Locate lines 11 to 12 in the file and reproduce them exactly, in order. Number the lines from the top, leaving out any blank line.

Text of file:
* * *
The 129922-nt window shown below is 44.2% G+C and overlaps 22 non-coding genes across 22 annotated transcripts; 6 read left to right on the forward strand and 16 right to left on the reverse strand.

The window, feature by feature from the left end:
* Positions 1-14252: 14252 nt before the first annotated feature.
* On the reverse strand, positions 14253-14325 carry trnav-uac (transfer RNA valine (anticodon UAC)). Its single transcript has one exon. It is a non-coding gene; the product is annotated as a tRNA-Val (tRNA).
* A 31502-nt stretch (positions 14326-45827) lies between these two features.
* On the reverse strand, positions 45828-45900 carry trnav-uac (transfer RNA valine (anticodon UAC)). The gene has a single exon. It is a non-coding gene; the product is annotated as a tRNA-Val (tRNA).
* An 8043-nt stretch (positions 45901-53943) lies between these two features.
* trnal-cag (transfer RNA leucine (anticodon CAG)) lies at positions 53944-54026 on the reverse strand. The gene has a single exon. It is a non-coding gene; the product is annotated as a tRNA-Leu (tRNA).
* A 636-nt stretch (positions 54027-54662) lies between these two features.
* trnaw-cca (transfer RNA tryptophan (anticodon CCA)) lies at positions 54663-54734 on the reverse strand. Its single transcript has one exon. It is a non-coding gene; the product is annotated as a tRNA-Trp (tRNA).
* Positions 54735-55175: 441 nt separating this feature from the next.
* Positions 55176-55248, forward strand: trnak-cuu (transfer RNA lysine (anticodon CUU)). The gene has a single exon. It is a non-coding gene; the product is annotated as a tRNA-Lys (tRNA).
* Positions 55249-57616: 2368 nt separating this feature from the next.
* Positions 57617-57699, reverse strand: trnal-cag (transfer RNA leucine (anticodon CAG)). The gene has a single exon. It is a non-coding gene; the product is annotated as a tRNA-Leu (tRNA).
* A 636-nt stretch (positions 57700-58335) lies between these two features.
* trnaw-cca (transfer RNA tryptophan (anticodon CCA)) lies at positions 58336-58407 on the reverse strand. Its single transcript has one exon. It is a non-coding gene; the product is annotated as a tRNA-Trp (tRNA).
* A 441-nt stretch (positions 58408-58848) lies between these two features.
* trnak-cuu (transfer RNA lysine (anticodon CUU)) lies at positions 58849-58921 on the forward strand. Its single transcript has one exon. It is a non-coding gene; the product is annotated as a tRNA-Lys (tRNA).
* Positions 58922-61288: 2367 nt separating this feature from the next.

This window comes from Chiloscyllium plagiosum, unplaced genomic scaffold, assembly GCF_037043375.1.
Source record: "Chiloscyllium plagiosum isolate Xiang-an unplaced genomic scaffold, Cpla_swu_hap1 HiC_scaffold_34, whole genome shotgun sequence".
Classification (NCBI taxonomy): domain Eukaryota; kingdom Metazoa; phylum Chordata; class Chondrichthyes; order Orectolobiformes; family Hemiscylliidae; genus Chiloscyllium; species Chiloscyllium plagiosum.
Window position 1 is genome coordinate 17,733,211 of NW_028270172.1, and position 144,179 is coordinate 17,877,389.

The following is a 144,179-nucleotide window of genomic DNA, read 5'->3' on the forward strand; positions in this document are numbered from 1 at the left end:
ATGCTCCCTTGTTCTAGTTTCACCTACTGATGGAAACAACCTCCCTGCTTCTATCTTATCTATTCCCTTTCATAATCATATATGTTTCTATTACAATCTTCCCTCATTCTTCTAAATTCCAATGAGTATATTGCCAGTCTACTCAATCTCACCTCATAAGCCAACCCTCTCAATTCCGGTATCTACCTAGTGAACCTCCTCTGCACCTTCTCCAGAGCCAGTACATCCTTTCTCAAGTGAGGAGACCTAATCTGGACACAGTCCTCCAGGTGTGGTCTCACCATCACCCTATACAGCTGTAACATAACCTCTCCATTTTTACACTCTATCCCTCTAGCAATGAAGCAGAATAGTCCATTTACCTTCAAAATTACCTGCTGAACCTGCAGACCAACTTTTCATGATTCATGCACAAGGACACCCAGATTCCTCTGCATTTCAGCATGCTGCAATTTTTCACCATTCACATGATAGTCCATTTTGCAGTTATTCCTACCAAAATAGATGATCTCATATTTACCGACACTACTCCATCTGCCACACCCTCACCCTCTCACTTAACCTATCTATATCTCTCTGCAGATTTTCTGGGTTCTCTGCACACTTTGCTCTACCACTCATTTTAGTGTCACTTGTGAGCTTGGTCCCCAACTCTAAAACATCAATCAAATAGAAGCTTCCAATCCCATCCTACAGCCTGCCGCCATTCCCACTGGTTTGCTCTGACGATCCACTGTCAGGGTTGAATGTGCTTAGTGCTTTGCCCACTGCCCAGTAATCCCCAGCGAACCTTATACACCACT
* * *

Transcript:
* Positions 54735-55175: 441 nt separating this feature from the next.
* Positions 55176-55248, forward strand: trnak-cuu (transfer RNA lysine (anticodon CUU)). The gene has a single exon. It is a non-coding gene; the product is annotated as a tRNA-Lys (tRNA).